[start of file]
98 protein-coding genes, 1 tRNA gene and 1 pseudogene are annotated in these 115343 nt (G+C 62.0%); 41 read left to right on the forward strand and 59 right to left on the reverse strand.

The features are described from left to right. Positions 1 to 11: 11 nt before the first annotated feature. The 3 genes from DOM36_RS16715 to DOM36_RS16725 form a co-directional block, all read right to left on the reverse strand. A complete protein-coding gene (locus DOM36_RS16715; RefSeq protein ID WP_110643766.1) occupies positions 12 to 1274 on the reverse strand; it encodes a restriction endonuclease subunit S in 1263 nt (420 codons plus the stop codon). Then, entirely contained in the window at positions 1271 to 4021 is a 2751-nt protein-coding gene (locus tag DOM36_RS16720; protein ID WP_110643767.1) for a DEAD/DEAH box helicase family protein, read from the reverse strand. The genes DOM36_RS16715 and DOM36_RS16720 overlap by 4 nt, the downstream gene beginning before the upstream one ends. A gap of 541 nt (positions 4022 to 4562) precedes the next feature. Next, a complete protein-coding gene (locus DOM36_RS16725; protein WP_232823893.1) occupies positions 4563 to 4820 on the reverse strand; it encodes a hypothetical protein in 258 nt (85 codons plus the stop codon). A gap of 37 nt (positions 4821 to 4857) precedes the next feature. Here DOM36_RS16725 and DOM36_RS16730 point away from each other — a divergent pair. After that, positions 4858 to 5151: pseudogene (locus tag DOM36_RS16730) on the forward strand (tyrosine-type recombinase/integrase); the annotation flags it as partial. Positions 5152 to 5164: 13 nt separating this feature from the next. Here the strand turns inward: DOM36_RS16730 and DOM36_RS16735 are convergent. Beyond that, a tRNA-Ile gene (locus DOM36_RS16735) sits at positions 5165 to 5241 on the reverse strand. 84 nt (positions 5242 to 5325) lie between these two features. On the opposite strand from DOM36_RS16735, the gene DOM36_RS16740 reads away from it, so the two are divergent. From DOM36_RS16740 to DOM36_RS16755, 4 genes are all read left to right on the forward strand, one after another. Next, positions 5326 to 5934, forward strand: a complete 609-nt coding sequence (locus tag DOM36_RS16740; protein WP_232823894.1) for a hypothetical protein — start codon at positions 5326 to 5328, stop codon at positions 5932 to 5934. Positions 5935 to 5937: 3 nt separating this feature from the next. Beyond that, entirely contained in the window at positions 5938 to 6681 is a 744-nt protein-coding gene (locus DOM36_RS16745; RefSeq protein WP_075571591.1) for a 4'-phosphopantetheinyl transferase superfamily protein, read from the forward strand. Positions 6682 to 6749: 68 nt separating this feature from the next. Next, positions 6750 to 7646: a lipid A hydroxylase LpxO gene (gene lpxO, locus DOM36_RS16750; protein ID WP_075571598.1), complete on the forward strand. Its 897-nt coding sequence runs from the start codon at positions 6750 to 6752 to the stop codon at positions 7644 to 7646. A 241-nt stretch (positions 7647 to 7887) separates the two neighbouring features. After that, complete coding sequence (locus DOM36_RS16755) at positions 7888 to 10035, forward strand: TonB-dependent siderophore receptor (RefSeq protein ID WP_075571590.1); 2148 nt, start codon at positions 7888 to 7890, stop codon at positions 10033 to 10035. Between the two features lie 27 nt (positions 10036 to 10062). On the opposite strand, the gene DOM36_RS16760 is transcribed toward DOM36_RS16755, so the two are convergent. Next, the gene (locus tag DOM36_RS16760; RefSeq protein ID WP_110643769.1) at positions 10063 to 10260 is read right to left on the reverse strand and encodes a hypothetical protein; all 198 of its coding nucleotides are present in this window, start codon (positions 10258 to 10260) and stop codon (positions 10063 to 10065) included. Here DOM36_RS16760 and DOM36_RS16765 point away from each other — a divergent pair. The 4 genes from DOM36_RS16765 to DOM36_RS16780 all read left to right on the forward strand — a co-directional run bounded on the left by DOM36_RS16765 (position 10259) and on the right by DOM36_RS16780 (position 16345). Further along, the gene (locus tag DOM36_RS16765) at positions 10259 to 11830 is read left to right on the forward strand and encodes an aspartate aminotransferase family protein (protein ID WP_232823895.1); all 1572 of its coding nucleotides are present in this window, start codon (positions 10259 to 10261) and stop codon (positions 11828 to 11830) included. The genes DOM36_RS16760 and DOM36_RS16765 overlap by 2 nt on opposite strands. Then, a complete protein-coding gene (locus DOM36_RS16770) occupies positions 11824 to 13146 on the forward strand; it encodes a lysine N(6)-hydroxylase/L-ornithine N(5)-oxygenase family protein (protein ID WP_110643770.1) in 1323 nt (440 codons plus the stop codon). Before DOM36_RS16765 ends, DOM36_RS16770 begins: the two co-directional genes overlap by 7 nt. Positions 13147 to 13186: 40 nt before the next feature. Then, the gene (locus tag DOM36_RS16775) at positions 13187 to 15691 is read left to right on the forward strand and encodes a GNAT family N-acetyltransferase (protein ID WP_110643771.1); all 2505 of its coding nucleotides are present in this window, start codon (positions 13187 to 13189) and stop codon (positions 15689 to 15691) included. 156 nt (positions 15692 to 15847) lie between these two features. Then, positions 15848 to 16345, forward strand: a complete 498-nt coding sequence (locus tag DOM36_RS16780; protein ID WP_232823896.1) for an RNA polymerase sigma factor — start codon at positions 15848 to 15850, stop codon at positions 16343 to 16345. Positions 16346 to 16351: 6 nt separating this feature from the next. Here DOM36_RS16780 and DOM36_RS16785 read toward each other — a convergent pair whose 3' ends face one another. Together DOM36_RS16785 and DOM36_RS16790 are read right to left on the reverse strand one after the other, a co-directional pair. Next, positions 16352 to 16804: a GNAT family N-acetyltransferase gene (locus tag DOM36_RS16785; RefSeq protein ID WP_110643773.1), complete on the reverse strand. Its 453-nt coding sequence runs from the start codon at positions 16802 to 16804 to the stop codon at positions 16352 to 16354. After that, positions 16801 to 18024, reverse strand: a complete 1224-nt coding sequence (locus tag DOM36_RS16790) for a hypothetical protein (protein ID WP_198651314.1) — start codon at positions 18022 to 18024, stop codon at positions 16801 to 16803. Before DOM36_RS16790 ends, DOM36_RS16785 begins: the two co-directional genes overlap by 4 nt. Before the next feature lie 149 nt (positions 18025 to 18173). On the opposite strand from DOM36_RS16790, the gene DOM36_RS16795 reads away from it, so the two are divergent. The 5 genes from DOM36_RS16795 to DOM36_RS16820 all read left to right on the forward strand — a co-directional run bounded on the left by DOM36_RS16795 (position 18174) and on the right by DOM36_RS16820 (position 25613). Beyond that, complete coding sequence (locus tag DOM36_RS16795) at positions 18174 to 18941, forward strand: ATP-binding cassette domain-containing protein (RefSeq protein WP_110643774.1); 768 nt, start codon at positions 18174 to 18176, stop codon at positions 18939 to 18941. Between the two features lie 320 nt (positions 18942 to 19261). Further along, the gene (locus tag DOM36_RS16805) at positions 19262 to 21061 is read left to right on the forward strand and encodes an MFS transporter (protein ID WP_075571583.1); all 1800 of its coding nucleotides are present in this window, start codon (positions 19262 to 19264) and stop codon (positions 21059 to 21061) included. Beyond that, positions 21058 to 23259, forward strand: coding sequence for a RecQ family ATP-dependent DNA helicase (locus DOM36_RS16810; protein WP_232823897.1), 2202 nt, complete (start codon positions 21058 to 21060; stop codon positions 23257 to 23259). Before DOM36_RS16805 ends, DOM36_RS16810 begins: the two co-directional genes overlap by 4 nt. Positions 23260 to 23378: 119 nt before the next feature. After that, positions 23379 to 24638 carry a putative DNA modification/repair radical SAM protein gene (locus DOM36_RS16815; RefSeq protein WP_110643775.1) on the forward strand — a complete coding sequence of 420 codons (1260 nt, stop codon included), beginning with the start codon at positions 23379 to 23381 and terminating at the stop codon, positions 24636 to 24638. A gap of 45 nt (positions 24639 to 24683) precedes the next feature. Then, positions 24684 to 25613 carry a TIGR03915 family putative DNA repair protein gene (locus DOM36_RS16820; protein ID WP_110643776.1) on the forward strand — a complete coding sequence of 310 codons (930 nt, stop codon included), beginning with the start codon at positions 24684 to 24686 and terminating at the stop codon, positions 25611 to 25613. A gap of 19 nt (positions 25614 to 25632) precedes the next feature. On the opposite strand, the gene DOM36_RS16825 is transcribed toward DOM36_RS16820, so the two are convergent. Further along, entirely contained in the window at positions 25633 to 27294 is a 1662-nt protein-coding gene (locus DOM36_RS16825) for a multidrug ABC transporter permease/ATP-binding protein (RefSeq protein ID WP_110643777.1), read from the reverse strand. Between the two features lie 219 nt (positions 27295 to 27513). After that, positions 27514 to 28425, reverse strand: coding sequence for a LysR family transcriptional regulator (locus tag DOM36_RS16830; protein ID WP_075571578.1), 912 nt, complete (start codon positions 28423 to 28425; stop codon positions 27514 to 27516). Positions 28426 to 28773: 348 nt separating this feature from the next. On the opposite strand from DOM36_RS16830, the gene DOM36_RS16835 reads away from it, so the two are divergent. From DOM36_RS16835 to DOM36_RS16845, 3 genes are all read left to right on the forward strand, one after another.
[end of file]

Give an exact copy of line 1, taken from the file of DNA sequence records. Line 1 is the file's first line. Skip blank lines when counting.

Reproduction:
98 protein-coding genes, 1 tRNA gene and 1 pseudogene are annotated in these 115343 nt (G+C 62.0%); 41 read left to right on the forward strand and 59 right to left on the reverse strand.